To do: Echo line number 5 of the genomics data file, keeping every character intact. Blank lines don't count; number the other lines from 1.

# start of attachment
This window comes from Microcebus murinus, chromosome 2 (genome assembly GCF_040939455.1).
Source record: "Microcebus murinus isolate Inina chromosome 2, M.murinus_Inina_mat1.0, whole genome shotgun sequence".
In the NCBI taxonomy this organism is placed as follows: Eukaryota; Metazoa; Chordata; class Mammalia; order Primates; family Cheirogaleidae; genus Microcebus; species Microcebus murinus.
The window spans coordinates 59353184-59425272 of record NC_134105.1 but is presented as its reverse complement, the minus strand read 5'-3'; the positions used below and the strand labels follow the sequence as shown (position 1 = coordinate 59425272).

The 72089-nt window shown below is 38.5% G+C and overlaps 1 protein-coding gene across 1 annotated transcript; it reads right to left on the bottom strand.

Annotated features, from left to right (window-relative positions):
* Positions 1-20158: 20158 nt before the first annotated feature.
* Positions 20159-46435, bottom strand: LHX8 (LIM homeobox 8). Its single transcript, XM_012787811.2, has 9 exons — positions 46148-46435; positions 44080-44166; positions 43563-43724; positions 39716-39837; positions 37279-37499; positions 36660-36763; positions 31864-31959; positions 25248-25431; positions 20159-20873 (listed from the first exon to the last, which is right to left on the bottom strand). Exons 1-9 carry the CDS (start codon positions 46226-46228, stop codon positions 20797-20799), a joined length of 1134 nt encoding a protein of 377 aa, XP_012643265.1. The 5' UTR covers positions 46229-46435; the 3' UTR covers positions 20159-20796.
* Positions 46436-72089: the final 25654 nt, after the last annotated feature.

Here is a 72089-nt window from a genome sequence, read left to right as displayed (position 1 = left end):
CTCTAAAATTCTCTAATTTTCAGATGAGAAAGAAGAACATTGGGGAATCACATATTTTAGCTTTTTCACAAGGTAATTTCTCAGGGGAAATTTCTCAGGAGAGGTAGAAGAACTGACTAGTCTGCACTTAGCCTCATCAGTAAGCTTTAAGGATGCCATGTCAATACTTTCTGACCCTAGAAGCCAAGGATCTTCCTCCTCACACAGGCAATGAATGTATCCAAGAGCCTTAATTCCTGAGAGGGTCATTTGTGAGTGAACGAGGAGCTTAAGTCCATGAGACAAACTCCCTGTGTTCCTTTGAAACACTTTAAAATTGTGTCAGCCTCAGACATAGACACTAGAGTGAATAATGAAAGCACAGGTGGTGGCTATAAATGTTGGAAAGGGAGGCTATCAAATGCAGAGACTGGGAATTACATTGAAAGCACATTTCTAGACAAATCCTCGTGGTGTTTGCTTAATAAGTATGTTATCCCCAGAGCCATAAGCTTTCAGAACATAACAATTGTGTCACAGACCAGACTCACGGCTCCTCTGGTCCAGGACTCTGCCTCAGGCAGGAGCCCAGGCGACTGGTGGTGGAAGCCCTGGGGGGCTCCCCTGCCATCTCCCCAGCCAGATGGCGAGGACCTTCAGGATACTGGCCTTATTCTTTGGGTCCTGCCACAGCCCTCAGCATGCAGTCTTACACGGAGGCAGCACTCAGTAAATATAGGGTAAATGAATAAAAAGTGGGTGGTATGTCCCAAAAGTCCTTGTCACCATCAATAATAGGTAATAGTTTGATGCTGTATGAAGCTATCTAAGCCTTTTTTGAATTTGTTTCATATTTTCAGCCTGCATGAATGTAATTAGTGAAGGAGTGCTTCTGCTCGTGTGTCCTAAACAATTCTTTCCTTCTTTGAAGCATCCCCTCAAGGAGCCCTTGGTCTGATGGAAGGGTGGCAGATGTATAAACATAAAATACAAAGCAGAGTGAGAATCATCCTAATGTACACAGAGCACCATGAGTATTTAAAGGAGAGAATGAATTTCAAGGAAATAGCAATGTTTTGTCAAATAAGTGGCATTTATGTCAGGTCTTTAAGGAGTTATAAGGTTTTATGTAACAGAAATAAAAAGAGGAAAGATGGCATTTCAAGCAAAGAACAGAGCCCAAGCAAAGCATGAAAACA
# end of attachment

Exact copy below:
The 72089-nt window shown below is 38.5% G+C and overlaps 1 protein-coding gene across 1 annotated transcript; it reads right to left on the bottom strand.